An ISB-led study showed nuanced pregnancy outcomes for pregnant individuals with autoimmune disease. The findings reinforce that there isn’t a one-size-fits-all approach, and provides important new avenues for further investigation.
By using a computer model to understand the adaptions of Mycobacterium tuberculosis (Mtb), the pathogen that causes tuberculosis, researchers at ISB have identified a network within Mtb that allows it to tolerate and resist drug therapies. This work is published in Cell Reports.
Supplementing the standard of treatment for Alzheimer’s disease patients with personalized lifestyle coaching leads to less cognitive decline compared to standard of treatment alone, according to an ISB-led two-year study. The results were published in the Journal of Alzheimer’s Disease.
ISB researchers have constructed biological body mass index (BMI) measures that offer a more accurate representation of metabolic health and are more varied, informative and actionable than the traditional, long-used BMI equation. The work was published in the journal Nature Medicine.
In a just-published paper in the journal Nature, a collaborative team of researchers from ISB, UCLA, PACT Pharma, and beyond analyzed T-cell responses in melanoma patients who were treated with different immune checkpoint inhibitors, and how those responses evolved over time.
ISB researchers have shown which blood metabolites are associated with the gut microbiome, genetics, or the interplay between both. Their findings, published in the journal Nature Metabolism, have promising implications for guiding targeted therapies designed to alter the composition of the blood metabolome to improve human health.
New ISB research shows that different patient responses to statins can be explained by the variation in the human microbiome. The findings were published in the journal Med, and suggest that microbiome monitoring could be used to help optimize personalized statin treatments.
A just-published study provides new information about which hospitalized COVID-19 patients are most likely to need mechanical ventilation or to die. The ISB-led work shows that vital signs and lab results at the time of hospital admission are the most accurate predictors of disease severity, more so than comorbidities and demographics.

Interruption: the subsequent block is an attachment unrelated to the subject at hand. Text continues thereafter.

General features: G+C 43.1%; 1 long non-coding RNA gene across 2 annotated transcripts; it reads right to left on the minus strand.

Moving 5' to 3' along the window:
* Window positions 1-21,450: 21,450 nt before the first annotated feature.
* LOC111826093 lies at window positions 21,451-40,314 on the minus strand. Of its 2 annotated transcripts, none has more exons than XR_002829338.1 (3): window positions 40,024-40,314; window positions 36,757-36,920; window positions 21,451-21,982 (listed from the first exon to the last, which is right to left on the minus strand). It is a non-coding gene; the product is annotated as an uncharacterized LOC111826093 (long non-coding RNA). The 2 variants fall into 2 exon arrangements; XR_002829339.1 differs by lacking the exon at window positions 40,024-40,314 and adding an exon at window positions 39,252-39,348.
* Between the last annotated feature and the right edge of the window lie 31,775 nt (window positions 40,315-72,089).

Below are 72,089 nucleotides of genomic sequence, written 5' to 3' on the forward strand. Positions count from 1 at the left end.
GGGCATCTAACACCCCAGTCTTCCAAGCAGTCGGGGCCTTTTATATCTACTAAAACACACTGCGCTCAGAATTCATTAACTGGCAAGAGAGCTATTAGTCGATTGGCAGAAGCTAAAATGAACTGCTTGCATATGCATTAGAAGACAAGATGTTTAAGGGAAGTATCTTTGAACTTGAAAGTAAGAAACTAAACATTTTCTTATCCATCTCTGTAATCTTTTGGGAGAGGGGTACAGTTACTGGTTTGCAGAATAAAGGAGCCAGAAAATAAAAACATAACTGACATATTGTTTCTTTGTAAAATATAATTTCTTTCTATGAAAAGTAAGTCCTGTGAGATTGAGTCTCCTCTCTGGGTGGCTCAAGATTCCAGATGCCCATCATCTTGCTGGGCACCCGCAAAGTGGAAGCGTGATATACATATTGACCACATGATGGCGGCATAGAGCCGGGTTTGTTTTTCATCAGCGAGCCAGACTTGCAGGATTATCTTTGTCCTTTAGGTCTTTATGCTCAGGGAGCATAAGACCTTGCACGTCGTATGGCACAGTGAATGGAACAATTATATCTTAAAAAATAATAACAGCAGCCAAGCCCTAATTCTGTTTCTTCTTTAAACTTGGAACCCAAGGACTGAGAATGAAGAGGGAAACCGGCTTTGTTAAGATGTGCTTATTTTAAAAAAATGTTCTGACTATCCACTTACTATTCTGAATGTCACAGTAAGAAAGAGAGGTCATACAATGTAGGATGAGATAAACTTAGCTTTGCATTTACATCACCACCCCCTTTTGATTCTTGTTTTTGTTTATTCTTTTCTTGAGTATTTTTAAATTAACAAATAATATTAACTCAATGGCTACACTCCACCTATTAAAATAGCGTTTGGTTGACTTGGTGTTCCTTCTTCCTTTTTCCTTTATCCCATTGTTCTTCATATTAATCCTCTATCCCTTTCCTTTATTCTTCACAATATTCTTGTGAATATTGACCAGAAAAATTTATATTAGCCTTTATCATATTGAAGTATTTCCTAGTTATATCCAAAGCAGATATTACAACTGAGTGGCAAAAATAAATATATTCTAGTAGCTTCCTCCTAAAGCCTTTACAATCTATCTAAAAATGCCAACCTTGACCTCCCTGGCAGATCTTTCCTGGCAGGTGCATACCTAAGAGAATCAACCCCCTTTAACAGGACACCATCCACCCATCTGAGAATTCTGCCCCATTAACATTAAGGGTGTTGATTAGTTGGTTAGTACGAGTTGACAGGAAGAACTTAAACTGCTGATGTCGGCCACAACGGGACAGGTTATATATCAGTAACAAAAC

Researchers have identified several factors that can be measured at the initial point of COVID-19 diagnosis that anticipate if a patient is likely to develop long COVID. They also found that mild cases of COVID-19, not just severe cases, are associated with long COVID. Their findings were published by the journal Cell.
An ISB-led study examined the electronic health records of more than 18,000 people with SARS-CoV-2 tests during pregnancy, and found that those who contracted COVID-19 while pregnant were more likely to have poor birth outcomes including preterm birth, small for gestational age, low birth weight, and stillbirth.
Tuberculosis (TB) is the world’s second leading infectious disease killer after COVID-19. Drug resistance to TB is a public health crisis. ISB researchers have developed algorithms to predict the efficacy of drugs in treating Mycobacterium tuberculosis (MTB), the causative agent for TB. These research findings were published in the journal Cell Reports Methods.
The strongest associations with weight loss success or failure – independent of BMI – are found in the genetic capacity of the gut microbiome. These new findings open the door to diagnostic tests that can identify people likely to lose weight with healthy lifestyle changes and those who might need more drastic interventions.
Researchers from Institute for Systems Biology (ISB), Fred Hutchinson Cancer Research Center and other organizations have uncovered underlying metabolic changes that regulate how immune cells react to COVID-19. These findings are associated with COVID-19 severity and may predict patient survival. The work was published in the journal Nature Biotechnology.
A recently developed method by the Wei Lab at Institute for Systems Biology (ISB) and University of California, Riverside provides new insights into cancer biology by allowing researchers to show how fatty acids are absorbed by single cells. This work was published in the Journal of the American Chemical Society.
To improve the efficacy of neoadjuvant immune checkpoint blockade against glioblastoma, researchers are looking for vulnerabilities in surgically removed tissues – a difficulty due to the vast differences within the tumor and between patients. To address this, ISB researchers and their collaborators developed a new way to study tumors.
Researchers from ISB’s Baliga Lab recently published a paper in the journal Frontiers in Marine Science, in which they identified a diatom-specific gene that may play a key role in predicting when diatoms might transition from a low/moderate to a high carbon dioxide environment.
ISB researchers and their collaborators looked at the electronic health records of nearly 630,000 patients who were tested for SARS-CoV-2, and found stark disparities in COVID-19 outcomes — odds of infection, hospitalization, and in-hospital mortality — between White and non-White minority racial and ethnic groups.
Despite the aggressive nature of Non-Small Cell Lung Cancer (NSCLC), circulating tumor cells that lead to metastases often go undetected in the blood. ISB researchers in Dr. Wei Wei’s lab and their collaborators have developed a novel method to better detect these circulating cells.
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